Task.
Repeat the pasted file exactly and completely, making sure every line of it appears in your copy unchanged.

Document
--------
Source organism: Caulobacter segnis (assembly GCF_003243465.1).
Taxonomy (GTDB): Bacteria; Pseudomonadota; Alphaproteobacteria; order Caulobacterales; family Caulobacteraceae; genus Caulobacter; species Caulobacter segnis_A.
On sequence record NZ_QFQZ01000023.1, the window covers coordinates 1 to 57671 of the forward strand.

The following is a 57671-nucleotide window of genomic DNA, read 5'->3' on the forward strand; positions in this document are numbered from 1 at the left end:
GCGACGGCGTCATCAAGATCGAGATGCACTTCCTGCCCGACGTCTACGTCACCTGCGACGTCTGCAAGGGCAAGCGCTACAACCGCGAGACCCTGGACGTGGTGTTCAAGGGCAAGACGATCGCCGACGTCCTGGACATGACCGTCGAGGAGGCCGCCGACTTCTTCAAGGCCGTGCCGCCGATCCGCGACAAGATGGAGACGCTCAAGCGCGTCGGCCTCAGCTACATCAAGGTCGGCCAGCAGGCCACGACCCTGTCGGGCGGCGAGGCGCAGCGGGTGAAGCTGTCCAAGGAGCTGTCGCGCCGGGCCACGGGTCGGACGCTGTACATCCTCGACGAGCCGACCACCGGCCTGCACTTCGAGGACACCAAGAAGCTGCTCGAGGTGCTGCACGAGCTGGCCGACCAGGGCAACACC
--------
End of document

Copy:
Source organism: Caulobacter segnis (assembly GCF_003243465.1).
Taxonomy (GTDB): Bacteria; Pseudomonadota; Alphaproteobacteria; order Caulobacterales; family Caulobacteraceae; genus Caulobacter; species Caulobacter segnis_A.
On sequence record NZ_QFQZ01000023.1, the window covers coordinates 1 to 57671 of the forward strand.

The following is a 57671-nucleotide window of genomic DNA, read 5'->3' on the forward strand; positions in this document are numbered from 1 at the left end:
GCGACGGCGTCATCAAGATCGAGATGCACTTCCTGCCCGACGTCTACGTCACCTGCGACGTCTGCAAGGGCAAGCGCTACAACCGCGAGACCCTGGACGTGGTGTTCAAGGGCAAGACGATCGCCGACGTCCTGGACATGACCGTCGAGGAGGCCGCCGACTTCTTCAAGGCCGTGCCGCCGATCCGCGACAAGATGGAGACGCTCAAGCGCGTCGGCCTCAGCTACATCAAGGTCGGCCAGCAGGCCACGACCCTGTCGGGCGGCGAGGCGCAGCGGGTGAAGCTGTCCAAGGAGCTGTCGCGCCGGGCCACGGGTCGGACGCTGTACATCCTCGACGAGCCGACCACCGGCCTGCACTTCGAGGACACCAAGAAGCTGCTCGAGGTGCTGCACGAGCTGGCCGACCAGGGCAACACC